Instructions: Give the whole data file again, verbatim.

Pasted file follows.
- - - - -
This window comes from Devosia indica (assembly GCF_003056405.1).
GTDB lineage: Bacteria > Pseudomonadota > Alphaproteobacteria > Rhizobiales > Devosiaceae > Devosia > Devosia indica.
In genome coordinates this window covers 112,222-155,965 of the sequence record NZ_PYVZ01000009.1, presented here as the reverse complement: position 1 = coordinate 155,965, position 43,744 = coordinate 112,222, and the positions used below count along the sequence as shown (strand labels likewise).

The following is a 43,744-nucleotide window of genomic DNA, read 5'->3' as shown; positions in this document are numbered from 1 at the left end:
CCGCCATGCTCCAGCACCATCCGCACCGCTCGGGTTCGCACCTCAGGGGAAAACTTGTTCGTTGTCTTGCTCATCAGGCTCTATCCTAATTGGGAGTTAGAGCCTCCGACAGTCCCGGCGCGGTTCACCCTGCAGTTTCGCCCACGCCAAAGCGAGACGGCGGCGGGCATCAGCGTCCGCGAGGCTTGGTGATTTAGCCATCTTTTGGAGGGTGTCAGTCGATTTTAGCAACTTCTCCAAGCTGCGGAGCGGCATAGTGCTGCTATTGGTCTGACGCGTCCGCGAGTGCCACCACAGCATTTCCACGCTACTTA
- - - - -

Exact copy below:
This window comes from Devosia indica (assembly GCF_003056405.1).
GTDB lineage: Bacteria > Pseudomonadota > Alphaproteobacteria > Rhizobiales > Devosiaceae > Devosia > Devosia indica.
In genome coordinates this window covers 112,222-155,965 of the sequence record NZ_PYVZ01000009.1, presented here as the reverse complement: position 1 = coordinate 155,965, position 43,744 = coordinate 112,222, and the positions used below count along the sequence as shown (strand labels likewise).

The following is a 43,744-nucleotide window of genomic DNA, read 5'->3' as shown; positions in this document are numbered from 1 at the left end:
CCGCCATGCTCCAGCACCATCCGCACCGCTCGGGTTCGCACCTCAGGGGAAAACTTGTTCGTTGTCTTGCTCATCAGGCTCTATCCTAATTGGGAGTTAGAGCCTCCGACAGTCCCGGCGCGGTTCACCCTGCAGTTTCGCCCACGCCAAAGCGAGACGGCGGCGGGCATCAGCGTCCGCGAGGCTTGGTGATTTAGCCATCTTTTGGAGGGTGTCAGTCGATTTTAGCAACTTCTCCAAGCTGCGGAGCGGCATAGTGCTGCTATTGGTCTGACGCGTCCGCGAGTGCCACCACAGCATTTCCACGCTACTTA